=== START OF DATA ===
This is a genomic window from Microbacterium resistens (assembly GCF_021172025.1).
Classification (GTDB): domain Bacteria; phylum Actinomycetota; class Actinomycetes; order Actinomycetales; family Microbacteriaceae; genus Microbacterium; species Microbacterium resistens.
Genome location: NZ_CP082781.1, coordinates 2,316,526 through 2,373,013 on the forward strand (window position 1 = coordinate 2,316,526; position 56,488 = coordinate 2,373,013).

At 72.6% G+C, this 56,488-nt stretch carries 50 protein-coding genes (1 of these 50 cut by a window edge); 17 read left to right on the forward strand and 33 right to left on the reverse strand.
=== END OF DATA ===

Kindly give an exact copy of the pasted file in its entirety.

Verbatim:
This is a genomic window from Microbacterium resistens (assembly GCF_021172025.1).
Classification (GTDB): domain Bacteria; phylum Actinomycetota; class Actinomycetes; order Actinomycetales; family Microbacteriaceae; genus Microbacterium; species Microbacterium resistens.
Genome location: NZ_CP082781.1, coordinates 2,316,526 through 2,373,013 on the forward strand (window position 1 = coordinate 2,316,526; position 56,488 = coordinate 2,373,013).

At 72.6% G+C, this 56,488-nt stretch carries 50 protein-coding genes (1 of these 50 cut by a window edge); 17 read left to right on the forward strand and 33 right to left on the reverse strand.